Managers often struggle with how to measure employee performance. It's natural to shy away from purely subjective ways of judging how well your employees are doing. It's much easier to have an objective metric that you can just look at to track your workers' results.
Ironically, employers generally base their hiring and firing decisions on primarily subjective opinions about the employees. But when it comes time to actually manage them, employers long for something they can look at in a spreadsheet. Law firms, accounting firms, and other professional-knowledge firms are the worst offenders, using the timeworn metric of billable hours to substitute for subjective evaluations of performance.
Many employers use annual performance appraisals to rate employees' performance. They figure that it's easier to check off a few boxes and plug in a few pat phrases than to actually (and subjectively) evaluate performance. In Firing at Will, I describe the annual performance appraisal as "The Dumbest Managerial Tool." To find out why, and to learn about better alternatives, check out the book. (It's in Chapter 8.)
Many employers have asked me how to measure performance if they don't use billable hours or annual performance appraisals. The answer I give them is to look around their business, figure out what really matters, and measure that. Professional-services visionary Ron Baker devotes an entire book on the subject called Measure What Matters to Customers: Using Key Predictive Indicators (affiliate link). In it, Ron talks about the sort of KPIs that professional firms could use, such as turnaround time (which is really the opposite of billable hours), innovation sales (selling new services), customer loyalty (retention rates), share of customer wallet, and others. (Ron prefers "key predictive indicators" to the more common "key performance indicators" because the former is forward looking.)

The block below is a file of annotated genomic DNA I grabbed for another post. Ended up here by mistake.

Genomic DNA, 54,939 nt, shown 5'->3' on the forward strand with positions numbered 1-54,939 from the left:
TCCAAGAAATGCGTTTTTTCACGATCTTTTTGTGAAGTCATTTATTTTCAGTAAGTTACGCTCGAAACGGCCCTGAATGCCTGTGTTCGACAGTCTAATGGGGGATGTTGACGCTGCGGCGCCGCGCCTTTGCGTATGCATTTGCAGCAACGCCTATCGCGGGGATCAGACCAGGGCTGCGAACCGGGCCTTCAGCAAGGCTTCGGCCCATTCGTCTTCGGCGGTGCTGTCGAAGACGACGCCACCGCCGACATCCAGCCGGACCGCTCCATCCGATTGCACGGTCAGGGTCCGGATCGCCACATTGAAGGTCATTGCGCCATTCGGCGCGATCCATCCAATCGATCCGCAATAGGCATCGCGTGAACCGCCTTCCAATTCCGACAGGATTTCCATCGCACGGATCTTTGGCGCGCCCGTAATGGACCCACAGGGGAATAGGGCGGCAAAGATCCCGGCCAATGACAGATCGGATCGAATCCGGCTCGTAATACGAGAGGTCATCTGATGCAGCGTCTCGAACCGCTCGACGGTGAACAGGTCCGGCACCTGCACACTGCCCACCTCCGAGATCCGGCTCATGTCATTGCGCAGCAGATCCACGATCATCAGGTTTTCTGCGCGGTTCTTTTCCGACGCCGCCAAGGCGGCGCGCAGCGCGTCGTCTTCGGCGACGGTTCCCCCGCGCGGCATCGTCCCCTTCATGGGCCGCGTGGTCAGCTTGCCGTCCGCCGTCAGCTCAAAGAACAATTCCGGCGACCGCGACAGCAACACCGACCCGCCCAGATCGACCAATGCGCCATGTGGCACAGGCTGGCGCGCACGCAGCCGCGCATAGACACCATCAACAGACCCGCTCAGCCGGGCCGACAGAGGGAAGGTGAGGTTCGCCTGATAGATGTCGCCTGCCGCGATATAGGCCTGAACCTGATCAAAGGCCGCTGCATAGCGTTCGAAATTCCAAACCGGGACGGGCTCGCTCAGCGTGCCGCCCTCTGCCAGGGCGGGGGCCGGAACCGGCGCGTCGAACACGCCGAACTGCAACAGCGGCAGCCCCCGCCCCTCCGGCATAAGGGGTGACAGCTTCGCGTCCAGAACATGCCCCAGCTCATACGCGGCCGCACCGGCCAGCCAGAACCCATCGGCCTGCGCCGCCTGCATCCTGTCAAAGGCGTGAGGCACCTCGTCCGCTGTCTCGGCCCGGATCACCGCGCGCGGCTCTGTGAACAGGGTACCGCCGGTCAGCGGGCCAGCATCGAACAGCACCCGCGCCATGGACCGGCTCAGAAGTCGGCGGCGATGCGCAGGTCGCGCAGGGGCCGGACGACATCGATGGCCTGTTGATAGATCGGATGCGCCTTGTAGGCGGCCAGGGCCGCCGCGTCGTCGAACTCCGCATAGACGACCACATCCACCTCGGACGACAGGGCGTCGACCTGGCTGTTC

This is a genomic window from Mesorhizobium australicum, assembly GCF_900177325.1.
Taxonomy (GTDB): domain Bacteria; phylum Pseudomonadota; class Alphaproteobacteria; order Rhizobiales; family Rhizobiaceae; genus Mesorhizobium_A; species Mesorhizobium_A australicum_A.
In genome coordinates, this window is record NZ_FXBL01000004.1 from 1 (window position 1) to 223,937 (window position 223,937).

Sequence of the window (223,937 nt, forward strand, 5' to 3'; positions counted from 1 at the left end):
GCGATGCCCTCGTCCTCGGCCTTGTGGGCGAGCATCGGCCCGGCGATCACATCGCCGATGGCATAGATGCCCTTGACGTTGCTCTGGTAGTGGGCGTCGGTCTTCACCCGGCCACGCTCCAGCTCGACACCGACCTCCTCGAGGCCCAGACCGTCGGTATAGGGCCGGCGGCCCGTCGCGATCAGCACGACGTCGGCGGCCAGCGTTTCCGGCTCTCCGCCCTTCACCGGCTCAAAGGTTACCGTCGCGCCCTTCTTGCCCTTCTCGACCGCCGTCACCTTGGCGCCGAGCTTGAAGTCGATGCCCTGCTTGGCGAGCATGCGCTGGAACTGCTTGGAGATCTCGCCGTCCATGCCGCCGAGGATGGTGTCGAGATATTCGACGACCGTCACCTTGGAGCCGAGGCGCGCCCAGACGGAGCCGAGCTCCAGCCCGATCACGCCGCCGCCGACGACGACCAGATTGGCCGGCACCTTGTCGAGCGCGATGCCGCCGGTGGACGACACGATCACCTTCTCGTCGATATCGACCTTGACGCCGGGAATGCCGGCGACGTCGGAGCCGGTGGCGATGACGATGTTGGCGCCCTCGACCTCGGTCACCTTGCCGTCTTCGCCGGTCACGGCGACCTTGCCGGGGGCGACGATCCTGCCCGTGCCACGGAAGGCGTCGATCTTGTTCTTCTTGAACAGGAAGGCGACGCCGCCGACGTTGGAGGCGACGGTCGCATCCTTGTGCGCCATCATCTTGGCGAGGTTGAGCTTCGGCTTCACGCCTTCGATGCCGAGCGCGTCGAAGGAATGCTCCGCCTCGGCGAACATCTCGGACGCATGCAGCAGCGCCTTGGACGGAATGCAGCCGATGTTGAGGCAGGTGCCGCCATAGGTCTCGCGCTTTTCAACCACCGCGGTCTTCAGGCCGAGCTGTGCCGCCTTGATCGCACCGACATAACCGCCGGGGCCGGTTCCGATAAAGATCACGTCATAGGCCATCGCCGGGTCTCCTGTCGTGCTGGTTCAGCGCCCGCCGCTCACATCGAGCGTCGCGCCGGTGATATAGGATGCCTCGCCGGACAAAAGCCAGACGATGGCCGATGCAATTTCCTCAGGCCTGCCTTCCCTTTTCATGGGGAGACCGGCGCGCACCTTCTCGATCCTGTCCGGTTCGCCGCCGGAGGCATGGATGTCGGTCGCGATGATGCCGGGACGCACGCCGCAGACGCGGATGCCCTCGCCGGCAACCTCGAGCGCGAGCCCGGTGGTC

At Shepherd Law Group, we unintentionally developed a way of recognizing whenever one or more of our lawyers had a successful client outcome. It didn't matter what it was: winning a discovery motion, landing a new client, settling a case. We would note the successful event by exchanging "fist-bump fireworks." This was a goofy ritual of exchanging fist bumps followed by a slow descent of wiggling fingers to connote fireworks. This came from a silly but memorable McDonald's commercial. (I've looked all over the web to find it, but was unsuccessful.)
Although we never put this into practice, we could have tracked FBFs — either as a firm or by lawyer — and charted our performance. Naturally, a greater number of FBFs per month or per quarter would be a positive result. This might sounds like a silly performance metric to you. But as the saying goes, "You can manage what you can measure." Measuring FBFs or other key predictive indicators will help you manage toward having more occasions for them.
What KPIs could you institute in your company? Share them in the comments.